SCREEN AFRICA EXCLUSIVE: Iconic South African news reader Riaan Cruywagen was honoured at a farewell breakfast at The Venue in Sandton on 26 November. Cruywagen retired later that day after his last broadcast of the SABC2 Afrikaans news at 19h00, exactly 37-years after his first TV news broadcast in 1975.
The farewell breakfast was attended by SABC executives and board members, TV presenters, colleagues of Cruywagen and other members of the media.
Morning Live host and master of ceremonies for the event, Vuyo Mbuli, noted: “In the present day people are called legends or are said to have had illustrious careers after only two or three years of broadcasting. However, when you say that Riaan Cruywagen has had an illustrious broadcasting career, it is one of the few times when the term would be correctly used. Congratulations Riaan on being legendary and thank you for bringing so much dignity to our profession.’
SABC board member Pippa Green added that Cruywagen read between 7,000 and 8,000 bulletins in his 37 year career. “He is a survivor. He survived apartheid and all the changes at the SABC that followed. And he is still standing. Riaan, the trustworthiness you brought to the news you read will be the legacy that you leave behind.’
Cruywagen said that he had been under the false impression that he would just be able to disappear quietly from news reading. “I honestly thought that when someone enquired at the news room they would just be able to say: “Oh Riaan? He just left because his entire vocabulary has been exhausted’.’
According to Cruywagen he is humbled and overwhelmed by the enormous “undeserved’ attention his retirement is receiving. “I say “undeserved’ because the news reader is just the visible tip of an enormous iceberg. If anyone deserves credit it is the entire news and editorial staff of the SABC.’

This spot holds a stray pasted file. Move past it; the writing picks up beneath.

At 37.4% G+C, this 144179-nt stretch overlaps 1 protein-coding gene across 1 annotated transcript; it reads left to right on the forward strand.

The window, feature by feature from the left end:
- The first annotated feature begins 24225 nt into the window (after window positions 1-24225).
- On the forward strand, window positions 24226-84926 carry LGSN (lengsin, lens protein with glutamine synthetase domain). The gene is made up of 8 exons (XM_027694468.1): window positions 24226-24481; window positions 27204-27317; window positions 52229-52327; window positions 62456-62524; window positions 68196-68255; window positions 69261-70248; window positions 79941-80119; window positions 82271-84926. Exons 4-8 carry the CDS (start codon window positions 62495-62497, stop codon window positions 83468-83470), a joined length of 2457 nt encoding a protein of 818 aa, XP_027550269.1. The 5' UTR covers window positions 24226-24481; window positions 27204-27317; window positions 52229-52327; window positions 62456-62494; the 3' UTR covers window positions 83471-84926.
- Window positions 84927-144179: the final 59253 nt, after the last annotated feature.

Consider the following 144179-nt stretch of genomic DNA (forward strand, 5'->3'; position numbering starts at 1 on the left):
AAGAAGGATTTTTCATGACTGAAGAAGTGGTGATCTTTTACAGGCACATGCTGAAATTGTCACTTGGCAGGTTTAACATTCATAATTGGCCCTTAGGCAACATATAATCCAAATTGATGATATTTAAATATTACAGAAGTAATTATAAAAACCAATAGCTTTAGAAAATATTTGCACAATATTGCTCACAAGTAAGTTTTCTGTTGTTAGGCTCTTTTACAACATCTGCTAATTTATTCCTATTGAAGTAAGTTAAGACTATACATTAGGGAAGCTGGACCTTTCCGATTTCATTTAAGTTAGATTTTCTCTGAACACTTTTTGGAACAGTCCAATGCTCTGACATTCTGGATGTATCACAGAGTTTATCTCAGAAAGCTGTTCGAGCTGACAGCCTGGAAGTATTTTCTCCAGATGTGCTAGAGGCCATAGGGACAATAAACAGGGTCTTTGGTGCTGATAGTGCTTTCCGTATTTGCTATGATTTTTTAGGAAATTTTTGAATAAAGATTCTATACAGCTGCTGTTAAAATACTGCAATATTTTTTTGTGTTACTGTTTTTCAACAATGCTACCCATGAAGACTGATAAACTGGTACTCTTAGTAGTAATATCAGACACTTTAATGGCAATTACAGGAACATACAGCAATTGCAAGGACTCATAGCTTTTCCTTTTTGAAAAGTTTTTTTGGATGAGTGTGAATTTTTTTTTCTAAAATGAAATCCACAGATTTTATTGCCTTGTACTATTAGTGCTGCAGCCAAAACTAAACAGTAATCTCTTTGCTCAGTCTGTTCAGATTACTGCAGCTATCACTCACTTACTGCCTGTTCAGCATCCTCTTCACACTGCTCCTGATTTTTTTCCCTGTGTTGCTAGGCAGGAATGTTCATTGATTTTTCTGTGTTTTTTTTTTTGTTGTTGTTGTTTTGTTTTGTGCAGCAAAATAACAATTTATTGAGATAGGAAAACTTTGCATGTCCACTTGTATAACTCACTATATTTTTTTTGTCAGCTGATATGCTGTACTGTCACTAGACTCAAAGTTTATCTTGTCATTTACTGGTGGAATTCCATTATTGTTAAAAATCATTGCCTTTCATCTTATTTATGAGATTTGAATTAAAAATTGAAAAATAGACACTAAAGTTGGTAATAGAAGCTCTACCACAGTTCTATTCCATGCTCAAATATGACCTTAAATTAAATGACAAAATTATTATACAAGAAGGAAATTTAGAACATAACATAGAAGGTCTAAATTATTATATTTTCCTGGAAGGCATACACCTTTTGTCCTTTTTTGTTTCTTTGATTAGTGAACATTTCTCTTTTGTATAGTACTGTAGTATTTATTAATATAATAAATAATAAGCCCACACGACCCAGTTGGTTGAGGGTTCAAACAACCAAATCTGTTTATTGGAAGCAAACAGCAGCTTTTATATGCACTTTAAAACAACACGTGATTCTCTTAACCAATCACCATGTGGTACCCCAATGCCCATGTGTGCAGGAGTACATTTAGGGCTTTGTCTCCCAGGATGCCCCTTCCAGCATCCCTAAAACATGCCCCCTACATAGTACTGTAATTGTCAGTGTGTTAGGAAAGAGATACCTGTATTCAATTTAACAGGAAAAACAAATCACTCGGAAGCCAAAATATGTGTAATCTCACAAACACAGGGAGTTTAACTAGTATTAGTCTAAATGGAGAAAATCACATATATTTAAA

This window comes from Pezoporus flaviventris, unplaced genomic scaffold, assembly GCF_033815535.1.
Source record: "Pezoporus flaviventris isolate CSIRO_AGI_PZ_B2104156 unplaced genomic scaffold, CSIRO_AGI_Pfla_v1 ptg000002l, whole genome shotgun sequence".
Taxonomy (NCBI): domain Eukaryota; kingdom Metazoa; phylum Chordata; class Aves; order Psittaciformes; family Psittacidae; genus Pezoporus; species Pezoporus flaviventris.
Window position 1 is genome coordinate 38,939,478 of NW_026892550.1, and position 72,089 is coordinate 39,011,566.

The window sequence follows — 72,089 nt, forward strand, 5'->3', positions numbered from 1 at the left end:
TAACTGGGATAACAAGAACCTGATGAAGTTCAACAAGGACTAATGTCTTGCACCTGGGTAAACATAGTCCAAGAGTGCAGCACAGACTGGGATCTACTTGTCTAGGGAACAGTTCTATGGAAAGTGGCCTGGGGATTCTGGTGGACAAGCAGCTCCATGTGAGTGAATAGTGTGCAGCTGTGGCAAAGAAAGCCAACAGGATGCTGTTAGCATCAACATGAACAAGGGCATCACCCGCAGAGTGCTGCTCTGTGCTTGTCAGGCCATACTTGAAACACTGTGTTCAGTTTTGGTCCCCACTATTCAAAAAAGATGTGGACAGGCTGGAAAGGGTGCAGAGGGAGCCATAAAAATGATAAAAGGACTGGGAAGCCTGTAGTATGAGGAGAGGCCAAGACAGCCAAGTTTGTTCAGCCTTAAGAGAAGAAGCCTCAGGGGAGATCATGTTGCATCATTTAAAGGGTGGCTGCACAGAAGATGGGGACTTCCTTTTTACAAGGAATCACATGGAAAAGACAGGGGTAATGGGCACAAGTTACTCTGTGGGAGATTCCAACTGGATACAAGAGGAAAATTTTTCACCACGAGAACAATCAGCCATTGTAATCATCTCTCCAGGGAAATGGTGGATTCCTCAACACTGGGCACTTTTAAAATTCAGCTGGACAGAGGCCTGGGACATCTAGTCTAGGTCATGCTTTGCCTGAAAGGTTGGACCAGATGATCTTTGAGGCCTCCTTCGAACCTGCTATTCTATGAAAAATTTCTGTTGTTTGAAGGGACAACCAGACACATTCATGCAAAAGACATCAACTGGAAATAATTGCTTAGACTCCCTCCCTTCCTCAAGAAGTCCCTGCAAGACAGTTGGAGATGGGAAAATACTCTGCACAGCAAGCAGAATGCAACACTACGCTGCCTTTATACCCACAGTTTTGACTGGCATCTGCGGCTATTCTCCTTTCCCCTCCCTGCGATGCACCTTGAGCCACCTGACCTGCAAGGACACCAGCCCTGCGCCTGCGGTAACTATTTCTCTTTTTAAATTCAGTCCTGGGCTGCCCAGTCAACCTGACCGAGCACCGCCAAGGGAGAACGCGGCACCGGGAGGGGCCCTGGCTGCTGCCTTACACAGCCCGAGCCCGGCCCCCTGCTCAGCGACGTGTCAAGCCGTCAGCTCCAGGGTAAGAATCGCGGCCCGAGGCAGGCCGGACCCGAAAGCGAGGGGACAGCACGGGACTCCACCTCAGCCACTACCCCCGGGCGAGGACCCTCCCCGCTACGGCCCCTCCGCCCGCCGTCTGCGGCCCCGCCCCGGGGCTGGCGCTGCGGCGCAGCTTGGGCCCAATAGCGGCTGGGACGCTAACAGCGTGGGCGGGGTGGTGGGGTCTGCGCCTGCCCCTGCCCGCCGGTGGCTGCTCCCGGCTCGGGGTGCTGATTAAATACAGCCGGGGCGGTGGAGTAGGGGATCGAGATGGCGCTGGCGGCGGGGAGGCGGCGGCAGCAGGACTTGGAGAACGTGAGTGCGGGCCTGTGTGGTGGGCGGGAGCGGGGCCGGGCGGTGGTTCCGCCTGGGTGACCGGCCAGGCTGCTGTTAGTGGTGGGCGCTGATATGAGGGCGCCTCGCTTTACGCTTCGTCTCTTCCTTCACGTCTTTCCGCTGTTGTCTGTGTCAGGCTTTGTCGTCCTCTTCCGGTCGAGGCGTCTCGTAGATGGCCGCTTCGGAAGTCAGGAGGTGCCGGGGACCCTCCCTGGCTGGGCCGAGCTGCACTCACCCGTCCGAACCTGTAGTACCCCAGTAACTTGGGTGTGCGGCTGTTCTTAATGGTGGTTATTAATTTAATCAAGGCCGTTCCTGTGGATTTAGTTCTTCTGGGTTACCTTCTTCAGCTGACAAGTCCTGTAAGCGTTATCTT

He noted that the secret to his success has been to remain a career broadcaster – loyal only to his profession throughout political changes in the country and changes in SABC management, striving to be unbiased and balanced at all times. “I always remembered that I serve the entire spectrum of South Africans,’ said Cruywagen.
“Without the support of the public I would not have attained my world record – as the longest running Afrikaans news reader in the world.’
He added that he was looking forward to spending quality time with his family after retirement. “When I say goodbye tonight, I have no regrets. I wish my successor just as much satisfaction and joy as I have had.’
Cruywagen’s final news bulletin at 19h00 on Monday 26 November was followed by a documentary on some of the highlights of his long career.
Report by Linda Loubser